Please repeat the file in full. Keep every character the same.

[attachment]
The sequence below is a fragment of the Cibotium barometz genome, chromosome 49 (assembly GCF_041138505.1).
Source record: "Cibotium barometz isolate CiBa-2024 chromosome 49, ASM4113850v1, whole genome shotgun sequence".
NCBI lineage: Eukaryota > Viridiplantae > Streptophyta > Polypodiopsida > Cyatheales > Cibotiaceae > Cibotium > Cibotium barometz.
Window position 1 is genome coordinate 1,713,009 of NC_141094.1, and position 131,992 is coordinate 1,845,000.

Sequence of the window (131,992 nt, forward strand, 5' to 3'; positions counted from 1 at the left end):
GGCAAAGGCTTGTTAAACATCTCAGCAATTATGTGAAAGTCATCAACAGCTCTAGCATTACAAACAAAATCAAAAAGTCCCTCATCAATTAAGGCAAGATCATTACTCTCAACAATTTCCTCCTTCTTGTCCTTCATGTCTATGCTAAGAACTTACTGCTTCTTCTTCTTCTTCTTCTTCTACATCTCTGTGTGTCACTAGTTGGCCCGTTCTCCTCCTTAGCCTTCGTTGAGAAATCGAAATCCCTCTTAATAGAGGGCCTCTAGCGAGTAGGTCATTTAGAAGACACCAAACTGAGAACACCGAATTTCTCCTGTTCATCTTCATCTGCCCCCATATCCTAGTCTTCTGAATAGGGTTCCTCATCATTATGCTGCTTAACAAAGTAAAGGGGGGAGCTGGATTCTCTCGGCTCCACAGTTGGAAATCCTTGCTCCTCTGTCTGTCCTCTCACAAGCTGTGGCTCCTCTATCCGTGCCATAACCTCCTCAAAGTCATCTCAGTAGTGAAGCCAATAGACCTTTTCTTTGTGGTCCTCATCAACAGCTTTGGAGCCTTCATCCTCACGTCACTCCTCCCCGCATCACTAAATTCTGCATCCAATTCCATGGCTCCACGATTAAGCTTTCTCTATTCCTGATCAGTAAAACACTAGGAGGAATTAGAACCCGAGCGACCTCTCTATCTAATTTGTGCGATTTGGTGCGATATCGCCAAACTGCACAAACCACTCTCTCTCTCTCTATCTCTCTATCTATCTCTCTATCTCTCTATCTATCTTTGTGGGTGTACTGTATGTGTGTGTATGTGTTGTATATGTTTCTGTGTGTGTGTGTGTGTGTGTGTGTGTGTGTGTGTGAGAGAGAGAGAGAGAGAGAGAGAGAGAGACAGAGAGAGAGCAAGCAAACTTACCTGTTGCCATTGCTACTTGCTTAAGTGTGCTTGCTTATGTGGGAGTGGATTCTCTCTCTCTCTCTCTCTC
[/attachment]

The sequence below is a fragment of the Cibotium barometz genome, chromosome 49 (assembly GCF_041138505.1).
Source record: "Cibotium barometz isolate CiBa-2024 chromosome 49, ASM4113850v1, whole genome shotgun sequence".
NCBI lineage: Eukaryota > Viridiplantae > Streptophyta > Polypodiopsida > Cyatheales > Cibotiaceae > Cibotium > Cibotium barometz.
Window position 1 is genome coordinate 1,713,009 of NC_141094.1, and position 131,992 is coordinate 1,845,000.

Sequence of the window (131,992 nt, forward strand, 5' to 3'; positions counted from 1 at the left end):
GGCAAAGGCTTGTTAAACATCTCAGCAATTATGTGAAAGTCATCAACAGCTCTAGCATTACAAACAAAATCAAAAAGTCCCTCATCAATTAAGGCAAGATCATTACTCTCAACAATTTCCTCCTTCTTGTCCTTCATGTCTATGCTAAGAACTTACTGCTTCTTCTTCTTCTTCTTCTTCTACATCTCTGTGTGTCACTAGTTGGCCCGTTCTCCTCCTTAGCCTTCGTTGAGAAATCGAAATCCCTCTTAATAGAGGGCCTCTAGCGAGTAGGTCATTTAGAAGACACCAAACTGAGAACACCGAATTTCTCCTGTTCATCTTCATCTGCCCCCATATCCTAGTCTTCTGAATAGGGTTCCTCATCATTATGCTGCTTAACAAAGTAAAGGGGGGAGCTGGATTCTCTCGGCTCCACAGTTGGAAATCCTTGCTCCTCTGTCTGTCCTCTCACAAGCTGTGGCTCCTCTATCCGTGCCATAACCTCCTCAAAGTCATCTCAGTAGTGAAGCCAATAGACCTTTTCTTTGTGGTCCTCATCAACAGCTTTGGAGCCTTCATCCTCACGTCACTCCTCCCCGCATCACTAAATTCTGCATCCAATTCCATGGCTCCACGATTAAGCTTTCTCTATTCCTGATCAGTAAAACACTAGGAGGAATTAGAACCCGAGCGACCTCTCTATCTAATTTGTGCGATTTGGTGCGATATCGCCAAACTGCACAAACCACTCTCTCTCTCTCTATCTCTCTATCTATCTCTCTATCTCTCTATCTATCTTTGTGGGTGTACTGTATGTGTGTGTATGTGTTGTATATGTTTCTGTGTGTGTGTGTGTGTGTGTGTGTGTGTGTGTGTGAGAGAGAGAGAGAGAGAGAGAGAGAGAGACAGAGAGAGAGCAAGCAAACTTACCTGTTGCCATTGCTACTTGCTTAAGTGTGCTTGCTTATGTGGGAGTGGATTCTCTCTCTCTCTCTCTCTC